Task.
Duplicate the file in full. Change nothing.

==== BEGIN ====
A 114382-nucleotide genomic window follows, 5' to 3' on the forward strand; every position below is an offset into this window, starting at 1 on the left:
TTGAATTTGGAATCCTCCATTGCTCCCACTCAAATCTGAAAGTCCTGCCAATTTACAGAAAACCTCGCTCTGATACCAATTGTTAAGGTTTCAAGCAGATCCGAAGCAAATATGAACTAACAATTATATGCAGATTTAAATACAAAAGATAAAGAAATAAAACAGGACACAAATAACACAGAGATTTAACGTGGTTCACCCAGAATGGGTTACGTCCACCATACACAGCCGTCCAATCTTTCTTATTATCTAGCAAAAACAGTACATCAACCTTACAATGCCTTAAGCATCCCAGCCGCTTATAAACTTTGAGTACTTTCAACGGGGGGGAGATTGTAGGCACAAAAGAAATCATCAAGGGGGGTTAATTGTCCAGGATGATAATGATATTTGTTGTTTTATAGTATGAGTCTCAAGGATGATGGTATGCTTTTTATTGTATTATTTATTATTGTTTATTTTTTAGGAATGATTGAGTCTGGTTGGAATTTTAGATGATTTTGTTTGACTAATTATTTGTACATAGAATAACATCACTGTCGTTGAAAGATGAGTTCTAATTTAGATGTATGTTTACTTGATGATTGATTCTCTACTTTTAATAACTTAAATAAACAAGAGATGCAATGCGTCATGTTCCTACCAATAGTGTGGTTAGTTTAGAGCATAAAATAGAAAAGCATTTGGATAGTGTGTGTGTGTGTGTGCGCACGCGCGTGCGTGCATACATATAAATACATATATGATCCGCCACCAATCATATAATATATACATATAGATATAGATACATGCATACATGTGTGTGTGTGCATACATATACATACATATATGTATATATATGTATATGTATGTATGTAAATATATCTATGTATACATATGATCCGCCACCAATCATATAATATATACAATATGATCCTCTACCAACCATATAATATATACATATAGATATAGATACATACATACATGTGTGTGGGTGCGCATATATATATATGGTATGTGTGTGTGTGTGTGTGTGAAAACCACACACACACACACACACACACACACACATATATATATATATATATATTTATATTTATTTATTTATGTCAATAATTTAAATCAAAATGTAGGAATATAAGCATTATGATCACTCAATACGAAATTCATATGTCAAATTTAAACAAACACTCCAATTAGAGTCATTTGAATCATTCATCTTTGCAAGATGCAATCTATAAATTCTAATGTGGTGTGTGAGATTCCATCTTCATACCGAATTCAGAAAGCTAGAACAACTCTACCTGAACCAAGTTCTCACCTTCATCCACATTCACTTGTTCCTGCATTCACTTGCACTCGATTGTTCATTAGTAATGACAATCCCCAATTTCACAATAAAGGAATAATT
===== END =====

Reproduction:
A 114382-nucleotide genomic window follows, 5' to 3' on the forward strand; every position below is an offset into this window, starting at 1 on the left:
TTGAATTTGGAATCCTCCATTGCTCCCACTCAAATCTGAAAGTCCTGCCAATTTACAGAAAACCTCGCTCTGATACCAATTGTTAAGGTTTCAAGCAGATCCGAAGCAAATATGAACTAACAATTATATGCAGATTTAAATACAAAAGATAAAGAAATAAAACAGGACACAAATAACACAGAGATTTAACGTGGTTCACCCAGAATGGGTTACGTCCACCATACACAGCCGTCCAATCTTTCTTATTATCTAGCAAAAACAGTACATCAACCTTACAATGCCTTAAGCATCCCAGCCGCTTATAAACTTTGAGTACTTTCAACGGGGGGGAGATTGTAGGCACAAAAGAAATCATCAAGGGGGGTTAATTGTCCAGGATGATAATGATATTTGTTGTTTTATAGTATGAGTCTCAAGGATGATGGTATGCTTTTTATTGTATTATTTATTATTGTTTATTTTTTAGGAATGATTGAGTCTGGTTGGAATTTTAGATGATTTTGTTTGACTAATTATTTGTACATAGAATAACATCACTGTCGTTGAAAGATGAGTTCTAATTTAGATGTATGTTTACTTGATGATTGATTCTCTACTTTTAATAACTTAAATAAACAAGAGATGCAATGCGTCATGTTCCTACCAATAGTGTGGTTAGTTTAGAGCATAAAATAGAAAAGCATTTGGATAGTGTGTGTGTGTGTGTGCGCACGCGCGTGCGTGCATACATATAAATACATATATGATCCGCCACCAATCATATAATATATACATATAGATATAGATACATGCATACATGTGTGTGTGTGCATACATATACATACATATATGTATATATATGTATATGTATGTATGTAAATATATCTATGTATACATATGATCCGCCACCAATCATATAATATATACAATATGATCCTCTACCAACCATATAATATATACATATAGATATAGATACATACATACATGTGTGTGGGTGCGCATATATATATATGGTATGTGTGTGTGTGTGTGTGTGAAAACCACACACACACACACACACACACACACACATATATATATATATATATATTTATATTTATTTATTTATGTCAATAATTTAAATCAAAATGTAGGAATATAAGCATTATGATCACTCAATACGAAATTCATATGTCAAATTTAAACAAACACTCCAATTAGAGTCATTTGAATCATTCATCTTTGCAAGATGCAATCTATAAATTCTAATGTGGTGTGTGAGATTCCATCTTCATACCGAATTCAGAAAGCTAGAACAACTCTACCTGAACCAAGTTCTCACCTTCATCCACATTCACTTGTTCCTGCATTCACTTGCACTCGATTGTTCATTAGTAATGACAATCCCCAATTTCACAATAAAGGAATAATT